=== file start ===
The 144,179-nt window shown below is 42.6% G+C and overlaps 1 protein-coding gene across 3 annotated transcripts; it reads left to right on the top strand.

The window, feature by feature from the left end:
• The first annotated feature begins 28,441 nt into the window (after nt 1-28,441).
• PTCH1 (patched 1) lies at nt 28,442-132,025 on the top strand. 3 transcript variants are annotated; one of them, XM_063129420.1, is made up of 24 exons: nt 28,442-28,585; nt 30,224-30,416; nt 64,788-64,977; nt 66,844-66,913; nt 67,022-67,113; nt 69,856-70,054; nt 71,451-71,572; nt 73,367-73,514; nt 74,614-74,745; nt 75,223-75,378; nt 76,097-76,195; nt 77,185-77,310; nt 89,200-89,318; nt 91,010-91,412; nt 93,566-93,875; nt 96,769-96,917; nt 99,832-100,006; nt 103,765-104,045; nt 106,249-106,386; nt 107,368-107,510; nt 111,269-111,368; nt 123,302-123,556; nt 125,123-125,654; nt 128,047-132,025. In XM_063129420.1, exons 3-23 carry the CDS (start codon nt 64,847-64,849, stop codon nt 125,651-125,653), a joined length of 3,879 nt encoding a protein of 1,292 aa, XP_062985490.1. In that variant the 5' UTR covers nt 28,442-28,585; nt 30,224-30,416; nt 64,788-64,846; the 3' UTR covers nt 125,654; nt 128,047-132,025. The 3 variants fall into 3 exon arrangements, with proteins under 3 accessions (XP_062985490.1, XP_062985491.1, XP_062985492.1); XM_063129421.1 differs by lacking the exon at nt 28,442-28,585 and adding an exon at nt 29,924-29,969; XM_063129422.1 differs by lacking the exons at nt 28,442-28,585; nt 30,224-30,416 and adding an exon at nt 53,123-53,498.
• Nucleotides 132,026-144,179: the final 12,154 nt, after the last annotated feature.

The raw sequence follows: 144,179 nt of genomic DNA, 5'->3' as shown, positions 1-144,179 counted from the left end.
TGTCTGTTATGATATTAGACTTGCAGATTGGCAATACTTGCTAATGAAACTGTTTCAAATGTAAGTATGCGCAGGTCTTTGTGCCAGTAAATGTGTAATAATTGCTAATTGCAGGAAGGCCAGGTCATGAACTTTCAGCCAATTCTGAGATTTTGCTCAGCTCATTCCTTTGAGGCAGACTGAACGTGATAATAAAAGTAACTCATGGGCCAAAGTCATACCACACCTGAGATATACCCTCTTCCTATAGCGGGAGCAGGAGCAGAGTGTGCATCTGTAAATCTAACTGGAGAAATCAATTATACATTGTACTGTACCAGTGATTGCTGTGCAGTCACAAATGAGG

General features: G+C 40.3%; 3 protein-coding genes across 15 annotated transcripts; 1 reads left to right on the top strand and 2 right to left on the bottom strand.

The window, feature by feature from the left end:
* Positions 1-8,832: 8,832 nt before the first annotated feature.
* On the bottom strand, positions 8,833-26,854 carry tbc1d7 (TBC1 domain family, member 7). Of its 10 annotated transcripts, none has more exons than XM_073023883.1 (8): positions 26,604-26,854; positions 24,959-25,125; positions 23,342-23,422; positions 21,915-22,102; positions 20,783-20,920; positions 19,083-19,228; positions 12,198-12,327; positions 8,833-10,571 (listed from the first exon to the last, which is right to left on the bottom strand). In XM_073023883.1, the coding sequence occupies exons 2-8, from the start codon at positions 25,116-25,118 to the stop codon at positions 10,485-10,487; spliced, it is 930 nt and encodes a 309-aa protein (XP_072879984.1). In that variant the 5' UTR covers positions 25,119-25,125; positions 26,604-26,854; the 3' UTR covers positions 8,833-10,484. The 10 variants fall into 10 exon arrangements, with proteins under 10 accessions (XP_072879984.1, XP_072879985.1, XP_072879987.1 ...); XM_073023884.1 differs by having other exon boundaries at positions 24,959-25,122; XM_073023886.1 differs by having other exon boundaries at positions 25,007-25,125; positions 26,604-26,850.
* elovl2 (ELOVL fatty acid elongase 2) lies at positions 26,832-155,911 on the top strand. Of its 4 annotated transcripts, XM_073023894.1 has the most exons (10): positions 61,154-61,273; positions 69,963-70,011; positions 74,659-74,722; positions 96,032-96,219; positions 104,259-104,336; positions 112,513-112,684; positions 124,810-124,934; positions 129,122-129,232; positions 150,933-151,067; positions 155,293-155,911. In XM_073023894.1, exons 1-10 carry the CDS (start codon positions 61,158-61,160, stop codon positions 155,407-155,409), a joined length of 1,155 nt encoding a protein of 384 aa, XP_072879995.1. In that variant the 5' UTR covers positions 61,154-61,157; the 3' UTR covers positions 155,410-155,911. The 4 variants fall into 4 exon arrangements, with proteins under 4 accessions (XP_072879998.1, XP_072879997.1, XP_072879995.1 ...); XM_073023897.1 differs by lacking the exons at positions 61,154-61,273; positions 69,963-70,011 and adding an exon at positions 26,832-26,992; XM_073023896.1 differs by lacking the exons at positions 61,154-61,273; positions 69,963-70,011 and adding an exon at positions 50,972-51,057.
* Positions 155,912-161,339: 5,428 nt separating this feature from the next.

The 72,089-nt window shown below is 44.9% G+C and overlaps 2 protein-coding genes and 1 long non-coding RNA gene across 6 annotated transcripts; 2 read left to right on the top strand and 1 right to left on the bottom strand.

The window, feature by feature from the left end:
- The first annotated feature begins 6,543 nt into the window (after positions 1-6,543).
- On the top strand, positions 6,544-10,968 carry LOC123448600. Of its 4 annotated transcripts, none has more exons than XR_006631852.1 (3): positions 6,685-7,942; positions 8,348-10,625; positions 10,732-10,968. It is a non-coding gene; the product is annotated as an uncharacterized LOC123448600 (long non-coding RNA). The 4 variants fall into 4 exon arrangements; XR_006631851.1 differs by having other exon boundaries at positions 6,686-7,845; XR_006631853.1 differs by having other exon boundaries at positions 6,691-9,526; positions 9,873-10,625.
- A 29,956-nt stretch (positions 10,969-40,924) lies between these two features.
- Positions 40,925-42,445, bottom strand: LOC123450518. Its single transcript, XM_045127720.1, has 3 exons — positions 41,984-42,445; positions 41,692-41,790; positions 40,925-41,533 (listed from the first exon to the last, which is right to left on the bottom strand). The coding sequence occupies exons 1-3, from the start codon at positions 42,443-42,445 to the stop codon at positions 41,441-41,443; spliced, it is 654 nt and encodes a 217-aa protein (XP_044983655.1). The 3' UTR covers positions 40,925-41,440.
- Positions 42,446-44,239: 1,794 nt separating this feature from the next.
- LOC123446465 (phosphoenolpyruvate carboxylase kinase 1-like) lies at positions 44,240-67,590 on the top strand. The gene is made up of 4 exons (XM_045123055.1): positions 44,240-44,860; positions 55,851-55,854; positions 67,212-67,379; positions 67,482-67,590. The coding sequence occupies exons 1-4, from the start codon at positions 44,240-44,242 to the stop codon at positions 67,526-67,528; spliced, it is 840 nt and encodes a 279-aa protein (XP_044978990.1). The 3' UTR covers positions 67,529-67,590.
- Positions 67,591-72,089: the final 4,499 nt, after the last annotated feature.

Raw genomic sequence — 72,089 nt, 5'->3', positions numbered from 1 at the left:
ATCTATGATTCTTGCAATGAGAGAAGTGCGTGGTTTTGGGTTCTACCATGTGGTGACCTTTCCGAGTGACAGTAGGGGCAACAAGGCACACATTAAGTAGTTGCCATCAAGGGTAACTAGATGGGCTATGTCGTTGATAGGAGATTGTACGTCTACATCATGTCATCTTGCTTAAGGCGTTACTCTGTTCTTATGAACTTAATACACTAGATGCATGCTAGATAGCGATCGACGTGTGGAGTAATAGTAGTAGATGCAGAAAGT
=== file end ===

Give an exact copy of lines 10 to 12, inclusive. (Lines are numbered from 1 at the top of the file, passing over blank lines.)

* Positions 1-8,832: 8,832 nt before the first annotated feature.
* On the bottom strand, positions 8,833-26,854 carry tbc1d7 (TBC1 domain family, member 7). Of its 10 annotated transcripts, none has more exons than XM_073023883.1 (8): positions 26,604-26,854; positions 24,959-25,125; positions 23,342-23,422; positions 21,915-22,102; positions 20,783-20,920; positions 19,083-19,228; positions 12,198-12,327; positions 8,833-10,571 (listed from the first exon to the last, which is right to left on the bottom strand). In XM_073023883.1, the coding sequence occupies exons 2-8, from the start codon at positions 25,116-25,118 to the stop codon at positions 10,485-10,487; spliced, it is 930 nt and encodes a 309-aa protein (XP_072879984.1). In that variant the 5' UTR covers positions 25,119-25,125; positions 26,604-26,854; the 3' UTR covers positions 8,833-10,484. The 10 variants fall into 10 exon arrangements, with proteins under 10 accessions (XP_072879984.1, XP_072879985.1, XP_072879987.1 ...); XM_073023884.1 differs by having other exon boundaries at positions 24,959-25,122; XM_073023886.1 differs by having other exon boundaries at positions 25,007-25,125; positions 26,604-26,850.
* elovl2 (ELOVL fatty acid elongase 2) lies at positions 26,832-155,911 on the top strand. Of its 4 annotated transcripts, XM_073023894.1 has the most exons (10): positions 61,154-61,273; positions 69,963-70,011; positions 74,659-74,722; positions 96,032-96,219; positions 104,259-104,336; positions 112,513-112,684; positions 124,810-124,934; positions 129,122-129,232; positions 150,933-151,067; positions 155,293-155,911. In XM_073023894.1, exons 1-10 carry the CDS (start codon positions 61,158-61,160, stop codon positions 155,407-155,409), a joined length of 1,155 nt encoding a protein of 384 aa, XP_072879995.1. In that variant the 5' UTR covers positions 61,154-61,157; the 3' UTR covers positions 155,410-155,911. The 4 variants fall into 4 exon arrangements, with proteins under 4 accessions (XP_072879998.1, XP_072879997.1, XP_072879995.1 ...); XM_073023897.1 differs by lacking the exons at positions 61,154-61,273; positions 69,963-70,011 and adding an exon at positions 26,832-26,992; XM_073023896.1 differs by lacking the exons at positions 61,154-61,273; positions 69,963-70,011 and adding an exon at positions 50,972-51,057.